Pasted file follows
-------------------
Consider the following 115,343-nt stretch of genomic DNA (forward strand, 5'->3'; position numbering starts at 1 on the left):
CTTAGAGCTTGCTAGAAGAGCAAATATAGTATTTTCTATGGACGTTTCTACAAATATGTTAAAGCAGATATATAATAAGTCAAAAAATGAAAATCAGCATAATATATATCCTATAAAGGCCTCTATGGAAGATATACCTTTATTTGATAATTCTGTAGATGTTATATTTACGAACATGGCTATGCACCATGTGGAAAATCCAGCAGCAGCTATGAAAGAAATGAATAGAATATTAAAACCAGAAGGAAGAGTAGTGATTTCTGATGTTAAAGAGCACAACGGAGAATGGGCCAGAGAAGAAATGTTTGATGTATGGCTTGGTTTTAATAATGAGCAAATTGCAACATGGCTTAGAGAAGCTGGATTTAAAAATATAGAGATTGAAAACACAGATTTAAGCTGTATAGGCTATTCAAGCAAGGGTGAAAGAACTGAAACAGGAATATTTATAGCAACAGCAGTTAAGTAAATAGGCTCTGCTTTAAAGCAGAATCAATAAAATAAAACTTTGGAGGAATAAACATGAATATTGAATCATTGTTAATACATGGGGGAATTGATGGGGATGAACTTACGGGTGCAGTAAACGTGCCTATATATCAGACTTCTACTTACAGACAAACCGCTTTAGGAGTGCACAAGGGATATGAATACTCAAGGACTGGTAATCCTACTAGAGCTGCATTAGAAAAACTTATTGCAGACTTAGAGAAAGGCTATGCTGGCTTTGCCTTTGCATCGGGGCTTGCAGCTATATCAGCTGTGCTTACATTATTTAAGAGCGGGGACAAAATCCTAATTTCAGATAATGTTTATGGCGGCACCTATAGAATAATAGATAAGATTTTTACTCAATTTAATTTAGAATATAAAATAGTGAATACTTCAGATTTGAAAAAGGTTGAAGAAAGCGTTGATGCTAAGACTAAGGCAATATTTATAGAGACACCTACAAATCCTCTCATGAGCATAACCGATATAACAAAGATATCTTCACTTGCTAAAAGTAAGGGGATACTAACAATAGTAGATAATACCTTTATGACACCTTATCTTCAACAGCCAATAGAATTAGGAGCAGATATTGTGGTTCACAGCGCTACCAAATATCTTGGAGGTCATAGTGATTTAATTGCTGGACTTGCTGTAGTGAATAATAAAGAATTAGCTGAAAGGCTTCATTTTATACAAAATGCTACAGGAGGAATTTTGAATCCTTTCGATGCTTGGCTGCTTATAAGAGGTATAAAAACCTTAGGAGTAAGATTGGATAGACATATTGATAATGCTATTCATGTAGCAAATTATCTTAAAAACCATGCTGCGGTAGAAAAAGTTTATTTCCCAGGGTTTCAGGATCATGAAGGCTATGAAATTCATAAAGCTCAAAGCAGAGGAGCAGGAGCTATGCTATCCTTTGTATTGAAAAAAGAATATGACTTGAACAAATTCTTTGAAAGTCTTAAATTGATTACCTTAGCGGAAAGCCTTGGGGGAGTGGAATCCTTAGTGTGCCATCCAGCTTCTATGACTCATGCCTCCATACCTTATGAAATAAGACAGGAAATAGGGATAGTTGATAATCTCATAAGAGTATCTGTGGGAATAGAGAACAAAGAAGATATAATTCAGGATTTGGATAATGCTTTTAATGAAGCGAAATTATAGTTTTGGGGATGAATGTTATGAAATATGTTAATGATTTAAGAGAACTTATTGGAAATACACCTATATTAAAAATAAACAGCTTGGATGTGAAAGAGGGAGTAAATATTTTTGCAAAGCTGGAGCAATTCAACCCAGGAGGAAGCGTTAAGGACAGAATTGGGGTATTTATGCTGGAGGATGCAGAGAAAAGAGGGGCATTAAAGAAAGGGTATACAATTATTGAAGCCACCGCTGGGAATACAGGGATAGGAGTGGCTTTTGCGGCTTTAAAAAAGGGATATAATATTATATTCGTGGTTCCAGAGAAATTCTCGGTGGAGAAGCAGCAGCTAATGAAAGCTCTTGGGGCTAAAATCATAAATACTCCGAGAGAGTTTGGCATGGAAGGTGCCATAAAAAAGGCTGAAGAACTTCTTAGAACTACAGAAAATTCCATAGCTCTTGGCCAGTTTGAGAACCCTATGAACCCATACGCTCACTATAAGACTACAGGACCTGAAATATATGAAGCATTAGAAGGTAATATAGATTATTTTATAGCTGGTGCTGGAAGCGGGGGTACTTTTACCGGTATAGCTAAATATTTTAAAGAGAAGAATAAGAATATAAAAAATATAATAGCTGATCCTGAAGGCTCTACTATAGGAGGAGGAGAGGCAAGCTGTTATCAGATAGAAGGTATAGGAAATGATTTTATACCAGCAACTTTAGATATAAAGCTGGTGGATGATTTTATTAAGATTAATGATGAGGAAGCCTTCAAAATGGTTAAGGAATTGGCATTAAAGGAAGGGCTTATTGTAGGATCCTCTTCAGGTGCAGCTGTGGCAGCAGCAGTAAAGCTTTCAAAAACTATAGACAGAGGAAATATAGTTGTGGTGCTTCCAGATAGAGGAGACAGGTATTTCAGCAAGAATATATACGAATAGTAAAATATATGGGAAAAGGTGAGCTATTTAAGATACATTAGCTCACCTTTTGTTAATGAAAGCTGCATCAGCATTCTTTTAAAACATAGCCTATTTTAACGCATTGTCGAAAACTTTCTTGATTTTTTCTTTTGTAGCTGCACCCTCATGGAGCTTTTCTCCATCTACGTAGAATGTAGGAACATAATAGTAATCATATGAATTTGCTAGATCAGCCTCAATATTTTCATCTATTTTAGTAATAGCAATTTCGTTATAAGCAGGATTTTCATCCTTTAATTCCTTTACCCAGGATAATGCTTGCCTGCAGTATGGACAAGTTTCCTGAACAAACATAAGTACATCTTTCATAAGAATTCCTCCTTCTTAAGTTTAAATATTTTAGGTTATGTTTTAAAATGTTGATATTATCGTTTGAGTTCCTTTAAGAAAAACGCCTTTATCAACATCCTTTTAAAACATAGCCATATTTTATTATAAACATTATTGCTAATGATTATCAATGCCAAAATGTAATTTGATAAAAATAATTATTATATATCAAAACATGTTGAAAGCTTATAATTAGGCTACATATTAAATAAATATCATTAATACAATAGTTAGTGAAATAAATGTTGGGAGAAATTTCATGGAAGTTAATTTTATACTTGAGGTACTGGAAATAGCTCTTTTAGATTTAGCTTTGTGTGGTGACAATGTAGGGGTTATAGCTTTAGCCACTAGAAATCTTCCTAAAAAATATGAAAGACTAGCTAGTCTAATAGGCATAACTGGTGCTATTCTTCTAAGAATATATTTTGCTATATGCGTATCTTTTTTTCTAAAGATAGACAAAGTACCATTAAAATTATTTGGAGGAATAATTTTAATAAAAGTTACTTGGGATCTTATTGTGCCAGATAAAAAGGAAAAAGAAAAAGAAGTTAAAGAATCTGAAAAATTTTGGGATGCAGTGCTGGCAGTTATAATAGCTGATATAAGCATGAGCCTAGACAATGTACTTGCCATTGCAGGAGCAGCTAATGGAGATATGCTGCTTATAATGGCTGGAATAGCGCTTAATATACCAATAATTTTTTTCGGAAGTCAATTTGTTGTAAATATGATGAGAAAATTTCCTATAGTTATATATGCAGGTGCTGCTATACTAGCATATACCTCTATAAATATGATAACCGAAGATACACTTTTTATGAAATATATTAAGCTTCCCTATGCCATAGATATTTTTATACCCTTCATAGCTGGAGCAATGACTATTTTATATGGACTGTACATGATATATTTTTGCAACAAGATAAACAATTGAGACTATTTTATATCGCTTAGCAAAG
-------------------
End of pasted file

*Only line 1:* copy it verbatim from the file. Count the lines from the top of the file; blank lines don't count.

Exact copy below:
Consider the following 115,343-nt stretch of genomic DNA (forward strand, 5'->3'; position numbering starts at 1 on the left):